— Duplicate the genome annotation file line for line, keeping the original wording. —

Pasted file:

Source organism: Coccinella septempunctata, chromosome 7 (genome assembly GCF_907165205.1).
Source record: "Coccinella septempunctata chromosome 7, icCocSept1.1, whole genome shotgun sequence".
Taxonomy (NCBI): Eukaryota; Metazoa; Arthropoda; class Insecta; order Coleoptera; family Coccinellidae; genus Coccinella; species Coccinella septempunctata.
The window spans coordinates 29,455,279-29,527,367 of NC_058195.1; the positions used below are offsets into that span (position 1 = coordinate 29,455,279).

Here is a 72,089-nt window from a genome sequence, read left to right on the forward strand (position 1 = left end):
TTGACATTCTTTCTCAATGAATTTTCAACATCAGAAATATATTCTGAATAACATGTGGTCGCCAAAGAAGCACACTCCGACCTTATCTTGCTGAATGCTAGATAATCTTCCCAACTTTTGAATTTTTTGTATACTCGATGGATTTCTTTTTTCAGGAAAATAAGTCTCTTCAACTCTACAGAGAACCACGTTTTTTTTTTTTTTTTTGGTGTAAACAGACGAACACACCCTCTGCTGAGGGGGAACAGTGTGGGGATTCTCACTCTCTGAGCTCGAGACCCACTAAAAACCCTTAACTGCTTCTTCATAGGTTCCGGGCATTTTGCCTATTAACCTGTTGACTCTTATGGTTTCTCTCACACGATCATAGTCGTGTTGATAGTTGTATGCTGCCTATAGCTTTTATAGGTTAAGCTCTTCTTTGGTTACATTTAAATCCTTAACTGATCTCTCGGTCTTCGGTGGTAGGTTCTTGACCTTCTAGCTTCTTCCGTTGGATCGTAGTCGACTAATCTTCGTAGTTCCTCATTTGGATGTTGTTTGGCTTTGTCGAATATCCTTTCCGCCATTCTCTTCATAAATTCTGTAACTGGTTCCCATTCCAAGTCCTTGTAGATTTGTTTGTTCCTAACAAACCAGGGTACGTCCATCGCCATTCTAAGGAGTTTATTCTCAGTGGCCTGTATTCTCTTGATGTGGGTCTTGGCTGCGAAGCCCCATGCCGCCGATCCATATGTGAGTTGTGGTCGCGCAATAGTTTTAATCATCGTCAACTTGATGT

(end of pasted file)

Source organism: Coccinella septempunctata, chromosome 7 (genome assembly GCF_907165205.1).
Source record: "Coccinella septempunctata chromosome 7, icCocSept1.1, whole genome shotgun sequence".
Taxonomy (NCBI): Eukaryota; Metazoa; Arthropoda; class Insecta; order Coleoptera; family Coccinellidae; genus Coccinella; species Coccinella septempunctata.
The window spans coordinates 29,455,279-29,527,367 of NC_058195.1; the positions used below are offsets into that span (position 1 = coordinate 29,455,279).

Here is a 72,089-nt window from a genome sequence, read left to right on the forward strand (position 1 = left end):
TTGACATTCTTTCTCAATGAATTTTCAACATCAGAAATATATTCTGAATAACATGTGGTCGCCAAAGAAGCACACTCCGACCTTATCTTGCTGAATGCTAGATAATCTTCCCAACTTTTGAATTTTTTGTATACTCGATGGATTTCTTTTTTCAGGAAAATAAGTCTCTTCAACTCTACAGAGAACCACGTTTTTTTTTTTTTTTTTGGTGTAAACAGACGAACACACCCTCTGCTGAGGGGGAACAGTGTGGGGATTCTCACTCTCTGAGCTCGAGACCCACTAAAAACCCTTAACTGCTTCTTCATAGGTTCCGGGCATTTTGCCTATTAACCTGTTGACTCTTATGGTTTCTCTCACACGATCATAGTCGTGTTGATAGTTGTATGCTGCCTATAGCTTTTATAGGTTAAGCTCTTCTTTGGTTACATTTAAATCCTTAACTGATCTCTCGGTCTTCGGTGGTAGGTTCTTGACCTTCTAGCTTCTTCCGTTGGATCGTAGTCGACTAATCTTCGTAGTTCCTCATTTGGATGTTGTTTGGCTTTGTCGAATATCCTTTCCGCCATTCTCTTCATAAATTCTGTAACTGGTTCCCATTCCAAGTCCTTGTAGATTTGTTTGTTCCTAACAAACCAGGGTACGTCCATCGCCATTCTAAGGAGTTTATTCTCAGTGGCCTGTATTCTCTTGATGTGGGTCTTGGCTGCGAAGCCCCATGCCGCCGATCCATATGTGAGTTGTGGTCGCGCAATAGTTTTAATCATCGTCAACTTGATGT